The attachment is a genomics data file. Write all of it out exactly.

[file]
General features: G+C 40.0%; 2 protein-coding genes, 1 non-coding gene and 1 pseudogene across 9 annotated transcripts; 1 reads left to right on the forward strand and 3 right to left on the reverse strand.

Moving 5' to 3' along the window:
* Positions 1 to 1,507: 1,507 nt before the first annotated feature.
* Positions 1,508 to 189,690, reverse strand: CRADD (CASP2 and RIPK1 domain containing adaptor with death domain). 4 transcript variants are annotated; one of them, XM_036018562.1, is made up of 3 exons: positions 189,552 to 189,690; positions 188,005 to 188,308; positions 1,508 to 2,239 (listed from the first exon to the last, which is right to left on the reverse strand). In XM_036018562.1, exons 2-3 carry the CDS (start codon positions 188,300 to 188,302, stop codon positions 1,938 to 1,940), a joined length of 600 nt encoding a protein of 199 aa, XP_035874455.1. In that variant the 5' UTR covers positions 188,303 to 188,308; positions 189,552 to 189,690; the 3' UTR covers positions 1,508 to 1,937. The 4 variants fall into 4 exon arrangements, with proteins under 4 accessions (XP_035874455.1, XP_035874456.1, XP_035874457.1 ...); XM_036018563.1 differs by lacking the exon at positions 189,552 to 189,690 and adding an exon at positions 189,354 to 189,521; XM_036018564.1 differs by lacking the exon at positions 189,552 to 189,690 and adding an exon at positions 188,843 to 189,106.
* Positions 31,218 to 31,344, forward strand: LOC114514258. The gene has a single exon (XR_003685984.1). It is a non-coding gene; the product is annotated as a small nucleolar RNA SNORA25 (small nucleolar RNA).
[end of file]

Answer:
General features: G+C 40.0%; 2 protein-coding genes, 1 non-coding gene and 1 pseudogene across 9 annotated transcripts; 1 reads left to right on the forward strand and 3 right to left on the reverse strand.

Moving 5' to 3' along the window:
* Positions 1 to 1,507: 1,507 nt before the first annotated feature.
* Positions 1,508 to 189,690, reverse strand: CRADD (CASP2 and RIPK1 domain containing adaptor with death domain). 4 transcript variants are annotated; one of them, XM_036018562.1, is made up of 3 exons: positions 189,552 to 189,690; positions 188,005 to 188,308; positions 1,508 to 2,239 (listed from the first exon to the last, which is right to left on the reverse strand). In XM_036018562.1, exons 2-3 carry the CDS (start codon positions 188,300 to 188,302, stop codon positions 1,938 to 1,940), a joined length of 600 nt encoding a protein of 199 aa, XP_035874455.1. In that variant the 5' UTR covers positions 188,303 to 188,308; positions 189,552 to 189,690; the 3' UTR covers positions 1,508 to 1,937. The 4 variants fall into 4 exon arrangements, with proteins under 4 accessions (XP_035874455.1, XP_035874456.1, XP_035874457.1 ...); XM_036018563.1 differs by lacking the exon at positions 189,552 to 189,690 and adding an exon at positions 189,354 to 189,521; XM_036018564.1 differs by lacking the exon at positions 189,552 to 189,690 and adding an exon at positions 188,843 to 189,106.
* Positions 31,218 to 31,344, forward strand: LOC114514258. The gene has a single exon (XR_003685984.1). It is a non-coding gene; the product is annotated as a small nucleolar RNA SNORA25 (small nucleolar RNA).